conductor is silver. The distance between the perturbation
via and the nearby sidewall is 28 mils. The coupling
aperture is 70-mil wide. The simulation responses are shown
in Fig. 2(c). It is worthy to note that the response is not well
symmetrical. The high-side TZ is much more distant from
the passband than the low-side one. This phenomenon is
attributed to the weak couplings, M
13
and M
24
, while the
feed points are close to the null of electric resonance of the
degenerate modes. Note that the null is no longer at the
center of the cavity side since the degenerate modes have
been perturbed.
B. Shift Feeding Structure and Adjustment Techniques
It can be proven that the elimination of M
13
and M
24

yields a symmetrical response [8]. This paper proposes a
modification on the feeding structure of Fig. 2(a) to achieve
the elimination. It is done by shifting the feed points toward
vertex point A as shown in Fig. 3(a). Note that the coupling

(a)

(b)

(c)

Fig. 2 Two-pole dual-mode SIW cavity filter [7]. (a) Structure. (b)
Coupling scheme. (c) Simulation responses.

apertures must be shifted along with the feed points. The
shift can effectively reduce those weak couplings and move
the two TZs to lower frequencies. A critical shift can
relocate the feed point at the null of the electric resonance of
the degenerate mode so as to completely eliminate these
couplings, making the response symmetrical. An over shift
yet alters the sign of these couplings and results in an
opposite asymmetrical response as well. Fig. 3(b) displays
the effect of the shifts on the frequency responses in the
cases of 10-mil and 20-mil shift distance. The shift feeding
technique is therefore useful in the control of these TZs.
Unfortunately, after the shift, both the external loading to
the input/output and the intra-cavity coupling are spoiled; so
are the responses. Therefore, we propose two adjustment
techniques, reducing the perturbations and widening the
apertures, to optimize the response. The shift feeding and
adjustment techniques were used to refine the previous
example for a symmetrical frequency response, as described
as follows. The feed points were shifted by 12 mils. The
perturbation distance was reduced to 24 mils. The width of
the apertures was extended to 75 mils. Fig. 3(c) shows the
optimized frequency responses.
C. Rectangular SIWs for Intra-Cavity Couplings
Making two degenerate modes non-orthogonal is a key
factor of generating the intra-cavity coupling. Based on the
concept, this paper proposes an alternative design of intra-

(a)

(b)

(c)

Fig. 3 (a) Demonstration of the shift feeding. (b) Frequency responses of
shift distances of 0, 10, and 20 mils. (c) Frequency responses of the
optimized two-pole cavity filter.

cavity coupling without the use of perturbation vias. The
alternative design adopts rectangular cavities, of which two
main dimensions (a and c) are different, instead of square
ones. TE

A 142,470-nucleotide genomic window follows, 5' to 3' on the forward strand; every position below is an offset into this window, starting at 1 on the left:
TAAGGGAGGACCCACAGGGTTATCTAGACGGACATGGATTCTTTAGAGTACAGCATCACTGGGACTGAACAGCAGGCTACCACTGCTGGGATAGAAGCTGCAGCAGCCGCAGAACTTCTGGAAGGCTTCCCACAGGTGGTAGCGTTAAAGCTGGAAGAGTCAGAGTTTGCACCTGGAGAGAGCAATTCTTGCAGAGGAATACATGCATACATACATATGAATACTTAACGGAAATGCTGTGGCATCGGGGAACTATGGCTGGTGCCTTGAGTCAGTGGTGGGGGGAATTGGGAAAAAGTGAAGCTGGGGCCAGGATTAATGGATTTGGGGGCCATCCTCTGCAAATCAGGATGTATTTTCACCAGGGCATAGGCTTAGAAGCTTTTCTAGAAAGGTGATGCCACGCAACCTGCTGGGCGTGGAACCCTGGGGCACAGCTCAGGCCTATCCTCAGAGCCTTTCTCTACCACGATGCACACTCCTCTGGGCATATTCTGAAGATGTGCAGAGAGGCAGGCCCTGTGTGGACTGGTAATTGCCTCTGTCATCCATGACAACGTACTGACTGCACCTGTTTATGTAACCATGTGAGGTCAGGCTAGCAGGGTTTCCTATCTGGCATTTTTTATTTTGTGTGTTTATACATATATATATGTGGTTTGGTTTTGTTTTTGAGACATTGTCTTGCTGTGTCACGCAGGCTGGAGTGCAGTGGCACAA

201
and TE
102
are still used as the degenerate modes,
but their resonant frequencies are separated. As a result, the
two modes become non-orthogonal at any frequency, and
the desired intra-cavity coupling is induced. The more
difference in the dimensions results in the farther separation
in frequency and also the stronger coupling.
D. Proposed Four-Pole Dual-Mode Filter
Cascading two above mentioned rectangular cavities
creates a four-pole filter. A four-pole dual-mode cavity filter
was designed in this way and optimized using the shift
feeding and adjustment techniques. Fig. 4(a) demonstrates
the structure of the four-pole filter. All of the inter-cavity


(a)

(b)

(c)

(d)

Fig. 4 Four-pole SIW cavity filter(a) Structure. (b) Structure of the stacked
cavities. (c) Coupling scheme. (d) Low-pass equivalent responses.

couplings are generated through the iris between the two
cavities. For taking advantage of multilayer lamination of
LTCC substrates, stack up the cavities to save half of the
circuit area, as shown in Fig. 4(b). The iris for inter-cavity
couplings is then replaced by the aperture slot in the
common conductor plate of the cavities. The structure looks
more compact, and the feed lines are laid in the same line.
Fig. 4(c) demonstrates the coupling scheme of the four-pole
filter. The coupling matrix of the corresponding low-pass
equivalent prototype is

(
(
(
(
(
(
(
(

0 98 . 0 014 . 0 0 0 03 . 0
98 . 0 0 79 . 0 032 . 0 28 . 0 0
014 . 0 79 . 0 0 76 . 0 032 . 0 0
0 032 . 0 76 . 0 0 79 . 0 014 . 0
0 28 . 0 032 . 0 79 . 0 0 98 . 0
03 . 0 0 0 014 . 0 98 . 0 0
. (3)
Fig. 4(d) shows the equivalent low-pass responses. A wide
and deep side-band rejection can be obtained by the four
TZs, two of which are on the low side of the passband and
the other two on the high side. The generation of these TZs
is attributed to two cross coupling paths. The coupling path
that generates the inner pair of TZs is formed by M
25
, and
the other that generates the outer pair is formed by M
16
. M
13

and M
46
are again weak due to the shift of feed lines. Other
weak couplings, M
24
and M
35
, are the couplings between
degenerate modes of different cavities. It is evident that
these weak couplings tend to spoil the symmetry of the
frequency response.
The four-pole SIW cavity filter has a center frequency of
23.4 GHz and a bandwidth of 2 GHz and was fabricated
using LTCC process. The dimensions are detailed as follows.
The size of each cavity is 212 x 10 x 176 mil
3
. The diameter
of all the vias is 4 mils. The interval between two adjacent
vias of the sidewall is 16 mils. The aperture for feed lines is
100-mil wide. The feed lines were shifted from center points
of the corresponding sides by 40 mils. The size of the
aperture slot is 68 x 10 mil
2
. The distance between the edge
of the aperture slot and the nearby sidewall is 6 mils. Fig. 5
displays the measurement results.
III. CONCLUSIONS
The new methods of designing dual-mode SIW cavity
filters, including the use of rectangular cavities for
generating the intra-cavity couplings and the shift of feed
points for controlling the TZs, have been presented. Two
adjustment techniques for optimizing the filter responses
also have been presented. Using the method of shift feeding
and the adjustment techniques has effectively modified the
frequency response of the two-pole filter topology being
symmetrical. The new methods and adjustment techniques
were then used to design a four-pole SIW cavity filter that

Fig. 5 Measurement results of the four-pole SIW cavity filter.

can provide a symmetrical response and four TZs aside the
passband. This filter has a small form factor due to the
stacked cavities and was fabricated using LTCC process.
The measurement results are good enough to validate the
design.